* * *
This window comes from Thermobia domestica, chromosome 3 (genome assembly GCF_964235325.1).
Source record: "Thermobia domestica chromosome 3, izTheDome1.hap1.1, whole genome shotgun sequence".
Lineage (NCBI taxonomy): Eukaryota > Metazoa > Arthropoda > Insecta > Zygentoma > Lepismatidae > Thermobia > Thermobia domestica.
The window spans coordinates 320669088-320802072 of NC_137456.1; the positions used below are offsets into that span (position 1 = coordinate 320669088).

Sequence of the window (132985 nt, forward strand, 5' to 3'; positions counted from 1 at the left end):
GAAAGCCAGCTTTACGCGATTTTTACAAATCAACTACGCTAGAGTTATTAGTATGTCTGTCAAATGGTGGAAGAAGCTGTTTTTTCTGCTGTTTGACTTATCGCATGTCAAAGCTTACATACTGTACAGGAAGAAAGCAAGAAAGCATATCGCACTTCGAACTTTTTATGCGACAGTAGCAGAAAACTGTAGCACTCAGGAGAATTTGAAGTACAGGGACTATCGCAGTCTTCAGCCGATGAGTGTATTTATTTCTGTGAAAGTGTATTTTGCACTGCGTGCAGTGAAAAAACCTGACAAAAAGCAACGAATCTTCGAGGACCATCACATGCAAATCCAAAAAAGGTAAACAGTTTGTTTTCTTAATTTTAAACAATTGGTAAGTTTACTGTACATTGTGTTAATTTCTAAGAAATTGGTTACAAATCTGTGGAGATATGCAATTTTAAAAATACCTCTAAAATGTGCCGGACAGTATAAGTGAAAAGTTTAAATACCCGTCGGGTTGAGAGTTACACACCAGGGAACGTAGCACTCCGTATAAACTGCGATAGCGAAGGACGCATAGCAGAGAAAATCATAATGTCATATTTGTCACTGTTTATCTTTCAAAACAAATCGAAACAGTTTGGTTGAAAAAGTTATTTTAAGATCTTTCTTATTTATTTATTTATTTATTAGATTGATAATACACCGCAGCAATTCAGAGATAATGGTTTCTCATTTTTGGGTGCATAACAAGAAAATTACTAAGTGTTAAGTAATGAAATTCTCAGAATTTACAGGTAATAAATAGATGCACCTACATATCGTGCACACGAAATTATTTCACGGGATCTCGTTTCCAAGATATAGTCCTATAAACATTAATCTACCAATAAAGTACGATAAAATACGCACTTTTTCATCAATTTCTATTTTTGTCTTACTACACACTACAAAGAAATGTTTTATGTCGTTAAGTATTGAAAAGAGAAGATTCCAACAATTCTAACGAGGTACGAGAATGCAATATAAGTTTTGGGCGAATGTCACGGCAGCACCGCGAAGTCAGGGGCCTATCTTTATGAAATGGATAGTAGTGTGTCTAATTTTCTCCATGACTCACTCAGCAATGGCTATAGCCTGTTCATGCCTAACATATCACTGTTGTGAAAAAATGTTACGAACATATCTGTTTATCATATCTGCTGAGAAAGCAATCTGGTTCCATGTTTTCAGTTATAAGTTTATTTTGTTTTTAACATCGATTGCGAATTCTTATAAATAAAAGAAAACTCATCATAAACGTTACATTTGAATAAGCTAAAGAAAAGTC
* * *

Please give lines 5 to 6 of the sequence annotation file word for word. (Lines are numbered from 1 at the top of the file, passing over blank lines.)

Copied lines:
Sequence of the window (132985 nt, forward strand, 5' to 3'; positions counted from 1 at the left end):
GAAAGCCAGCTTTACGCGATTTTTACAAATCAACTACGCTAGAGTTATTAGTATGTCTGTCAAATGGTGGAAGAAGCTGTTTTTTCTGCTGTTTGACTTATCGCATGTCAAAGCTTACATACTGTACAGGAAGAAAGCAAGAAAGCATATCGCACTTCGAACTTTTTATGCGACAGTAGCAGAAAACTGTAGCACTCAGGAGAATTTGAAGTACAGGGACTATCGCAGTCTTCAGCCGATGAGTGTATTTATTTCTGTGAAAGTGTATTTTGCACTGCGTGCAGTGAAAAAACCTGACAAAAAGCAACGAATCTTCGAGGACCATCACATGCAAATCCAAAAAAGGTAAACAGTTTGTTTTCTTAATTTTAAACAATTGGTAAGTTTACTGTACATTGTGTTAATTTCTAAGAAATTGGTTACAAATCTGTGGAGATATGCAATTTTAAAAATACCTCTAAAATGTGCCGGACAGTATAAGTGAAAAGTTTAAATACCCGTCGGGTTGAGAGTTACACACCAGGGAACGTAGCACTCCGTATAAACTGCGATAGCGAAGGACGCATAGCAGAGAAAATCATAATGTCATATTTGTCACTGTTTATCTTTCAAAACAAATCGAAACAGTTTGGTTGAAAAAGTTATTTTAAGATCTTTCTTATTTATTTATTTATTTATTAGATTGATAATACACCGCAGCAATTCAGAGATAATGGTTTCTCATTTTTGGGTGCATAACAAGAAAATTACTAAGTGTTAAGTAATGAAATTCTCAGAATTTACAGGTAATAAATAGATGCACCTACATATCGTGCACACGAAATTATTTCACGGGATCTCGTTTCCAAGATATAGTCCTATAAACATTAATCTACCAATAAAGTACGATAAAATACGCACTTTTTCATCAATTTCTATTTTTGTCTTACTACACACTACAAAGAAATGTTTTATGTCGTTAAGTATTGAAAAGAGAAGATTCCAACAATTCTAACGAGGTACGAGAATGCAATATAAGTTTTGGGCGAATGTCACGGCAGCACCGCGAAGTCAGGGGCCTATCTTTATGAAATGGATAGTAGTGTGTCTAATTTTCTCCATGACTCACTCAGCAATGGCTATAGCCTGTTCATGCCTAACATATCACTGTTGTGAAAAAATGTTACGAACATATCTGTTTATCATATCTGCTGAGAAAGCAATCTGGTTCCATGTTTTCAGTTATAAGTTTATTTTGTTTTTAACATCGATTGCGAATTCTTATAAATAAAAGAAAACTCATCATAAACGTTACATTTGAATAAGCTAAAGAAAAGTC